December 3rd 2018

Two Government Departments, Two Very Different Stances

Jason Elliott

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Jason Elliott

Redundancy Payments Service (RPS) and HMRC are both Government departments but at Cowgill’s Business Recovery we are experiencing very different attitudes in their approach when it comes to recouping what they are owed.

When there are insolvency related redundancies, the employee claims are handled by the RPS. Directors who are also employees are able to claim in respect of their arrears of pay, arrears of holiday pay, pay in lieu of notice and redundancy in the same way as the non-director employees.

The RPS have, for some time now been asking the appointed Insolvency Practitioners if Directors who have submitted RPS claim are also debtors of the Company before making any payments to them.

If the Directors do owe the Company money, for example via an overdrawn director loan account, then any payments due to Directors as a result of their redundancy are being withheld by the RPS. This is an example of the Crown putting itself in a better position than other creditors and applying a form of set off.

To date this has not been challenged, even though in some cases the Directors are relying on receiving their redundancy payment to enable them to repay an overdrawn loan account. The impact of this is that the RPS’s actions may adversely impact the general body of creditors.

Essentially, the RPS are demonstrating an attempt to claw back monies or reduce monies paid out to maximise the amount they recoup in this situation.

In contrast, HMRC did not demonstrate that they are as commercial when it comes to recouping as much money as possible in a recent case handled by our team here at Cowgills.

What happened?

In August 2018, we were instructed by a Company which had received a demand for payment from HMRC which was in excess of £500k. HMRC threatened winding up action, if payment was not received in full within 7 days.

The Company was unable to pay its debts as and when they fell due and was therefore insolvent for the purposes of the Insolvency Act 1986.

We discussed Administration with the Directors; however, it was considered that any Administration appointment made would erode any value in the brand and customer relationships. In light of the Company’s clients, the Directors felt that their customers would be likely to terminate any ongoing contracts which would mean that the objectives of Administration would be difficult to achieve. Furthermore, should the Company be placed into Administration, then the debtor collections would be severely reduced which would have a detrimental impact on the Company, and significantly impact upon the return to creditors.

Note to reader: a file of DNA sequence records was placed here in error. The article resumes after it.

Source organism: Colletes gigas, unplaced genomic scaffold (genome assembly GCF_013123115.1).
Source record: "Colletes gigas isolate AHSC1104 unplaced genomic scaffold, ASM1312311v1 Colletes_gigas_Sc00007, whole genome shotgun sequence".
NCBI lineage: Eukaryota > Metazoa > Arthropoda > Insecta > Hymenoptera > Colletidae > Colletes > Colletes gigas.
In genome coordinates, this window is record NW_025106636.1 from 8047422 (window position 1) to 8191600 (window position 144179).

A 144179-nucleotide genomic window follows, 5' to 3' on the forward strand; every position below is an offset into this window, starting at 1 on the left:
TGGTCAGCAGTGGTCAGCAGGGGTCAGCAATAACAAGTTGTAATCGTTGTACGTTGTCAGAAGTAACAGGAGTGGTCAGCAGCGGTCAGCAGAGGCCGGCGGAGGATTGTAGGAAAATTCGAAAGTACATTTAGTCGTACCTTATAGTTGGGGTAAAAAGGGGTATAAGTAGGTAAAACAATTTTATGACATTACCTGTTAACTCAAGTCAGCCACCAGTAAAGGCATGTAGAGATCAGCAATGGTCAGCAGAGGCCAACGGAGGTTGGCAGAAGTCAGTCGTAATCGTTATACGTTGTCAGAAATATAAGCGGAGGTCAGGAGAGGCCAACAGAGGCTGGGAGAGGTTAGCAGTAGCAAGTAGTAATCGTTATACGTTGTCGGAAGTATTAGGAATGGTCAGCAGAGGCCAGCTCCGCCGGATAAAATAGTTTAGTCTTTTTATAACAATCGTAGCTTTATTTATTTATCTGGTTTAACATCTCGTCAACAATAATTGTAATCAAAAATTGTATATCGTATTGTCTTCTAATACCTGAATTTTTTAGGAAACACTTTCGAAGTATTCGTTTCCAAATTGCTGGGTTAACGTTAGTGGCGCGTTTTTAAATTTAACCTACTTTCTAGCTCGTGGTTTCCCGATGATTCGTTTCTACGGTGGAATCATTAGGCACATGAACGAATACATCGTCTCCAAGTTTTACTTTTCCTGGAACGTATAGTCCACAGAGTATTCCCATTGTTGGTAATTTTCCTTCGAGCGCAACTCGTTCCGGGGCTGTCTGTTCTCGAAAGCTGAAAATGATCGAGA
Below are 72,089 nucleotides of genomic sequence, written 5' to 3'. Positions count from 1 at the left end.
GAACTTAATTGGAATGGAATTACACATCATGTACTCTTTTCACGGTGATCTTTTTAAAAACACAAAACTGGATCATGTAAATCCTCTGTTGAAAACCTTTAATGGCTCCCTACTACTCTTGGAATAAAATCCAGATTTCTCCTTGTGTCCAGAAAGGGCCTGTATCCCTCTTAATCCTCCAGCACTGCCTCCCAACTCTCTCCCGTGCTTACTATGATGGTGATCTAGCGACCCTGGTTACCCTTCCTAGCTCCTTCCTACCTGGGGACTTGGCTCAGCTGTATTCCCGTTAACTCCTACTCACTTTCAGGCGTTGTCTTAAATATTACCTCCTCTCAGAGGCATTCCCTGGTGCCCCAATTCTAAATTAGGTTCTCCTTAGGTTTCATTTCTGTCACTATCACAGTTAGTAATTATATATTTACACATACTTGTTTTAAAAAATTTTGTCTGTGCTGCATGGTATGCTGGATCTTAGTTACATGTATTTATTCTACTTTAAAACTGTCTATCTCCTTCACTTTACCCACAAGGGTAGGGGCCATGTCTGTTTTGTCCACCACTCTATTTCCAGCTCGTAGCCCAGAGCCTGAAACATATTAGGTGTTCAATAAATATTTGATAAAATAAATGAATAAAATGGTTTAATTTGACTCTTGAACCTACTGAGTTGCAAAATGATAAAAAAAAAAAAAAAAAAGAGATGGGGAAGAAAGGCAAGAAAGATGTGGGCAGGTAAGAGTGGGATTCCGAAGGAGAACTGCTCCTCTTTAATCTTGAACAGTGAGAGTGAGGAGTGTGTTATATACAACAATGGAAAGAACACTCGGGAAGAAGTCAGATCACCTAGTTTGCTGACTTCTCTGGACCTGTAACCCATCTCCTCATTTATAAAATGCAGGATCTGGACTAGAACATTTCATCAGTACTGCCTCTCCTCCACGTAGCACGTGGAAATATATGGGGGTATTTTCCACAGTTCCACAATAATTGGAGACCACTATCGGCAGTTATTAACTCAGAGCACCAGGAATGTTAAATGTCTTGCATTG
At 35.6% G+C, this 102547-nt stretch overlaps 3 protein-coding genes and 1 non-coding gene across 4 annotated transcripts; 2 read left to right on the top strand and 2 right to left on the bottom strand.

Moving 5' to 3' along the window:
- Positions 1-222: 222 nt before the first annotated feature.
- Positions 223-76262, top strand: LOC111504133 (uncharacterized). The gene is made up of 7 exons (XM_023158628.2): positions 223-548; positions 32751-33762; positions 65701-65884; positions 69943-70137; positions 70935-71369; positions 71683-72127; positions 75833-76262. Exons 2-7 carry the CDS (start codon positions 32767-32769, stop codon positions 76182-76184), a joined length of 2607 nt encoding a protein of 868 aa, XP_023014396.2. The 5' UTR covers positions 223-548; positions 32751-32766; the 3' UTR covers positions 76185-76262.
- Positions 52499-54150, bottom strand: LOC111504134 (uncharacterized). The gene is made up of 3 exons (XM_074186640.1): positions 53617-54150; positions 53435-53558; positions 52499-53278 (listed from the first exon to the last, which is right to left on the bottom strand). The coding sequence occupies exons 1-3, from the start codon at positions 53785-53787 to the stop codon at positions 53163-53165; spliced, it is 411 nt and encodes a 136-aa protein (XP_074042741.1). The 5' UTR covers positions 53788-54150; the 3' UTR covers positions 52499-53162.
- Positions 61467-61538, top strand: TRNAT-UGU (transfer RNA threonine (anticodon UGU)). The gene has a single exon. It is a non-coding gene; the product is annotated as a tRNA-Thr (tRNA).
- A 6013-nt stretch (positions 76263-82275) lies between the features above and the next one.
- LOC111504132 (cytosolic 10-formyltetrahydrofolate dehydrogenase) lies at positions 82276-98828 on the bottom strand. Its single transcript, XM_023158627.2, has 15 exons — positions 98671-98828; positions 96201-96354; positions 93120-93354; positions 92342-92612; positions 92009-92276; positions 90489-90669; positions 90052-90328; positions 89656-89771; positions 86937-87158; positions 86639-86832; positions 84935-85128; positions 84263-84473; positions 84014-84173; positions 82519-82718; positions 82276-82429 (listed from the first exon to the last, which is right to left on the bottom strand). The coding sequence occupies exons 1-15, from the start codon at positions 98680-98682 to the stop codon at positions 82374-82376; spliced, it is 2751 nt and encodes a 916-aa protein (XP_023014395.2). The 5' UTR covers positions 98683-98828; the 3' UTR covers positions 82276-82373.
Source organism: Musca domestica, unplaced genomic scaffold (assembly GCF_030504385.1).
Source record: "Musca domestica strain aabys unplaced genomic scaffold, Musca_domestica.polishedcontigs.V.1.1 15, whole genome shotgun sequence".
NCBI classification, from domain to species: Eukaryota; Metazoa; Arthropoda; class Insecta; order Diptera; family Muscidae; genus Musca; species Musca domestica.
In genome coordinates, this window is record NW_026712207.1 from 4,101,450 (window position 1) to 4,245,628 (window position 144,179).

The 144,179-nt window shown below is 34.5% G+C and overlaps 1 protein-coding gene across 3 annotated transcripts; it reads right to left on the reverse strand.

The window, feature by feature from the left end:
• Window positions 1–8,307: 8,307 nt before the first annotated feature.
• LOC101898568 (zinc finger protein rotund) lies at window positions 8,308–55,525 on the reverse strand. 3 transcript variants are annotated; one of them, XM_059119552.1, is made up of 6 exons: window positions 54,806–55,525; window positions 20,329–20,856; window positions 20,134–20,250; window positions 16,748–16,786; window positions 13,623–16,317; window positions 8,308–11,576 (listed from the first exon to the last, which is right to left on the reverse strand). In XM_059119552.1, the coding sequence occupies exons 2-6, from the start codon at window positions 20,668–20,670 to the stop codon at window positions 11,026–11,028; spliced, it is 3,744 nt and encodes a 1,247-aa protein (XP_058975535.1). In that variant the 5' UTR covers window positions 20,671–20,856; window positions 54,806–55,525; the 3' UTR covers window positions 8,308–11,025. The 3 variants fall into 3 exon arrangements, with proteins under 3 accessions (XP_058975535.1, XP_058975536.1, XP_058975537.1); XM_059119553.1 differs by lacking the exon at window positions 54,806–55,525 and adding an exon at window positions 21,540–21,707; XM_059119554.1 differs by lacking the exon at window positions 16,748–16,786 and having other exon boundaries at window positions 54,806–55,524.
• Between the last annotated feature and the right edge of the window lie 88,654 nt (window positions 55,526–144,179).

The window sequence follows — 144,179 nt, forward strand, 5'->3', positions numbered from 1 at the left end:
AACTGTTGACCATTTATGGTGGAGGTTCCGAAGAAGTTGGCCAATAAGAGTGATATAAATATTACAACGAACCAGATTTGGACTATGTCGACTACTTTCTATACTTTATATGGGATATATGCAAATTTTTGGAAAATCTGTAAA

We also discussed the possibility of a Company Voluntary Arrangement (CVA) the basis of which would be a lump sum payment to be introduced by a secured creditor to facilitate a dividend of 10p in £1 to unsecured creditors.

The secured creditor had made the decision to support the Company going forward as they had confidence that as a result of the restructuring plan that had been put in place, the Company would be profitable going forward if the historic HMRC liability could be addressed.

However, the Directors were keen to ensure that creditors were paid in full and the secured creditor was willing to support the Company with the intention that all debts were repaid in full and the Company could return to profitability.

We put forward a ‘time to pay’ proposal to HMRC on the basis that the Company would make an initial payment of £100k with an outstanding balance of £945k, which included ongoing liabilities that would fall due, to be paid over 12 months.

Despite it ensuring HMRC would be repaid in full, HMRC rejected this proposal and they advised that due to the previous compliance history of the Company and as they were now at the stage which they intended to issue a winding up petition they were unlikely to agree to allow the Company any further time to pay the outstanding debt.

In an attempt to resolve matters the Company put forward further offers with shorter repayment terms but always offering payment in full but HMRC rejected all the offers.

The Company was not in a position to discharge the outstanding liability in full as per HMRCs demands, and only with the ongoing support of its secured creditor, was it able to continue to offer the revised repayment proposals.

All proposals were submitted on the understanding that all future returns and liabilities to HMRC would be filed and met on their due date and in order to meet the repayments to HMRC plus ongoing ‘other’ working capital requirements.

This was a significant commitment from the secured creditor and we considered that the offers represented the best possible outcome for HMRC in the circumstances. In any other form of restructuring, the return to HMRC would likely be significantly less.

HMRC failed to accept any of the offers and confirmed they would proceed with winding up action.

This demonstrated a lack of commerciality on the part of HMRC whose attitude seemed to be that they would risk receiving nothing, via a compulsory liquidation, rather than allow the Company a period of time in which to pay in full. This is unlike the RPS who are considering circumstances from the point of view of recouping as much as possible on behalf of the Crown.